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Sister Wendy's American Collection, Box Set [VHS]

4.4 out of 5 stars 14 customer reviews


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Product Details

  • Format: Box set, Closed-captioned, Color, NTSC
  • Language: English
  • Rated:
    NR
    Not Rated
  • Number of tapes: 6
  • Studio: Wgbh / Pbs
  • VHS Release Date: September 25, 2001
  • Run Time: 360 minutes
  • Average Customer Review: 4.4 out of 5 stars  See all reviews (14 customer reviews)
  • ASIN: B00005O5N5
  • Amazon Best Sellers Rank: #239,144 in Movies & TV (See Top 100 in Movies & TV)

Editorial Reviews

Museums, like theaters and libraries, are a means to freedom. Here, we can move out of our personal anxieties and disappointments into the vast and stable world of human creativity. —Sister Wendy Beckett Sister Wendy Beckett comes to America for a spectacular tour that blends art, history, culture and storytelling into one delightful experience. Described as "a phenomenon" by The Washington Post and "a pop star" by The New York Times, Sister Wendy shares her contagious enthusiasm, eloquent descriptions, self-taught expertise and warm humor as she guides you through six of America’s greatest art museums.

The Art Institute of Chicago Discover intriguing facts behind Grant Wood’s classic painting American Gothic, the brilliance of a gold ceremonial knife from Peru’s lost Chimu empire, and Marc Chagall’s stained glass epic America Windows.

The Cleveland Museum of Art Explore rare Asian art and Medieval European pieces, as well as Rodin’s sculpture The Thinker, an elaborately detailed suit of armor, and Rousseau’s richly fantastic painting The Fight of a Tiger and a Buffalo.

Kimbell Art Museum, Fort Worth, Texas Share the museum’s carefully selected art collection, including Cézanne’s painting Man in a Blue Smock, the lacquered beauty of a Japanese wine flask, and Caravaggio’s The Cardsharps.

Los Angeles County Museum of Art Enjoy the museum’s wonderfully diverse works, including David Hockney’s painting Mulholland Drive, a colorfully woven Chinese emperor’s robe, and examples of pre-Columbian sculpture.

The Metropolitan Museum of Art, New York Tour New York’s legendary museum and its vast art collection, including Velázquez’s stunning painting Juan de Pareja and a calligraphic page from the Koran. And join Sister Wendy to experience the heavenly beauty of The Cloisters.

Museum of Fine Arts, Boston Marvel at such masterpieces as Gauguin’s Polynesian painting Where Do We Come From? What Are We? Where Are We Going?, the intricate Wedgwood inlays of an antique piano, and Paul Revere’s silver Sons of Liberty Bowl.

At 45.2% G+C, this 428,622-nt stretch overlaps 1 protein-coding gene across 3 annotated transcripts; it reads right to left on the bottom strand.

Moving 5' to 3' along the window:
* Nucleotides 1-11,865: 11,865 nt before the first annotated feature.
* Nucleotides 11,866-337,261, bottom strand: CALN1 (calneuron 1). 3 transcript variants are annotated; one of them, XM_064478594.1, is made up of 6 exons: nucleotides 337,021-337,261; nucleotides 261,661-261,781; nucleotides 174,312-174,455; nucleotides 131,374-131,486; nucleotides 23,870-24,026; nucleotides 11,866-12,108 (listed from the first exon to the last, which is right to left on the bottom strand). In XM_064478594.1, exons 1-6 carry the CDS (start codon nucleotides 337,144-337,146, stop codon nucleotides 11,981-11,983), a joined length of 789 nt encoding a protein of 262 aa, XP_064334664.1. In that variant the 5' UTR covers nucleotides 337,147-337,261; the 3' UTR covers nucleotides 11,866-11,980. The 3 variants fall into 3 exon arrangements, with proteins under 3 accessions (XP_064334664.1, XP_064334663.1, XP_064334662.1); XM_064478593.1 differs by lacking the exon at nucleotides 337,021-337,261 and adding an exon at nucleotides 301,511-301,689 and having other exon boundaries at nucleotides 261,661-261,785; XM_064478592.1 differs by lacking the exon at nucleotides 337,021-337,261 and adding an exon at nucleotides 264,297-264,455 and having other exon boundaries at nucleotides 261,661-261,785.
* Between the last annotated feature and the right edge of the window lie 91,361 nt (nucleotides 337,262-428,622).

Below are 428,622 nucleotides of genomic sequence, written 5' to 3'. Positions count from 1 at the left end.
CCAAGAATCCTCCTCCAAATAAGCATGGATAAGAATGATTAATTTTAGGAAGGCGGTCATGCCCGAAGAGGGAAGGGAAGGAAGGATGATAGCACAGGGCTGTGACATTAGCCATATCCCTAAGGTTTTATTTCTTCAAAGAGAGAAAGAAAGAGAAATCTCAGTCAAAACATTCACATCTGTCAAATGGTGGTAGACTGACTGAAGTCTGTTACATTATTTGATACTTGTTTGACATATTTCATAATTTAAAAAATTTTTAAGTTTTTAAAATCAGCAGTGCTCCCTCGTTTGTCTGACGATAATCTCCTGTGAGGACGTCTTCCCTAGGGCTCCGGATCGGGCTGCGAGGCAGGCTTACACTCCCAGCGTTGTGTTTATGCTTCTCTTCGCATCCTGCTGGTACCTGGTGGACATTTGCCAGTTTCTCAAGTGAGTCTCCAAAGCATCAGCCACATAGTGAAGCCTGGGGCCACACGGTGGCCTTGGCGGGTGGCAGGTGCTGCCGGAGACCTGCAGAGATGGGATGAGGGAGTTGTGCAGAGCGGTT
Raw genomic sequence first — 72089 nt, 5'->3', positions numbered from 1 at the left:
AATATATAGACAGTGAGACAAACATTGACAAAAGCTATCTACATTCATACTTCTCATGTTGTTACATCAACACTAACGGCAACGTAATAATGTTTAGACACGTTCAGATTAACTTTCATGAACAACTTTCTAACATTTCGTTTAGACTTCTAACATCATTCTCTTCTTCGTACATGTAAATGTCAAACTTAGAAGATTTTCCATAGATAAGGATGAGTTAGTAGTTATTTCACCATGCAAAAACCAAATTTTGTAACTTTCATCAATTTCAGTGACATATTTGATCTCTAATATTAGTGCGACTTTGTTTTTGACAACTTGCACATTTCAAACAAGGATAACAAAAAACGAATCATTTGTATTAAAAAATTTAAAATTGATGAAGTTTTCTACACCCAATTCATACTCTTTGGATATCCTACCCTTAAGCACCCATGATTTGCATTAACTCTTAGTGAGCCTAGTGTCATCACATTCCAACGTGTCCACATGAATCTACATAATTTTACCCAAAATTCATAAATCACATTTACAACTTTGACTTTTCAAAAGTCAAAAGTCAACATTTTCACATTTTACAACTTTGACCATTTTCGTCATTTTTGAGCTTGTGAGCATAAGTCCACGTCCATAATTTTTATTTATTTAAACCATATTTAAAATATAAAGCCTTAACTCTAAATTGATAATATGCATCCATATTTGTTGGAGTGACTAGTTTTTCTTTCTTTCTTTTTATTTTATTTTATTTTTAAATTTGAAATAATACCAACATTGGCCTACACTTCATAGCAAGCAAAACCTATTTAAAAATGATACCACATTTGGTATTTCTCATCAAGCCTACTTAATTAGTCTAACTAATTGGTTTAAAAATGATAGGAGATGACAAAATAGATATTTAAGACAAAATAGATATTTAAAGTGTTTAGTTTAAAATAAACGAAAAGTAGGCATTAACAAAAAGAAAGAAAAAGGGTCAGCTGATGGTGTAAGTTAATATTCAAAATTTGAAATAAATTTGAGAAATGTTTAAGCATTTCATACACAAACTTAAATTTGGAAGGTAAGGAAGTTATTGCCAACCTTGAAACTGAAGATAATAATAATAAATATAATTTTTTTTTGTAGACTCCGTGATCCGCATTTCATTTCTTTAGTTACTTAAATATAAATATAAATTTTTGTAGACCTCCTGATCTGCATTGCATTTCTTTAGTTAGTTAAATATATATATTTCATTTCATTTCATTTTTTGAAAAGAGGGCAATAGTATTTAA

Customer Reviews

Top Customer Reviews

Format: VHS Tape
My local PBS station had a Sister Wendy "marathon" on New Year's Day, showing the entire American Collection; I was both captivated and inspired. Had museums been open, I would have dashed to San Francisco to take in some art. Also, the program made me want to visit museums she toured.
In an interview with Bill Moyers (also available on video) that followed the American Collection, Oxford-educated Sister Wendy emphasized that her mission is to help people embrace art by making it accessible. (Even Moyers admitted to being intimidated by the thought that he might not evaluate a work of art correctly,i.e., according to how art critics see it.)
Sister Wendy mentions in the Moyers interview that she possesses an immense library of scholarly works on art. She feels her in-depth study of these books justifies her definite opinions about art.
Whether you agree or disagree with Sister Wendy's assessment of what a work of art is expressing, you won't be able to deny that her passion is inspiring.
Sister Wendy's credibility was, for me, increased when Moyers asked her what she thought of Andres Serrano's "Piss-Christ," a work in which a replica of Christ was immersed in a container of urine. She didn't dismiss the work as something created merely to shock, rather she thought the artist meant to represent the irreverence with which most people treat Christ and his teachings. She qualified her judgment by stating that she considered it a rather mediocre work because it didn't challenge the viewer: people had an immediate and visceral reaction that didn't require consideration or time to form.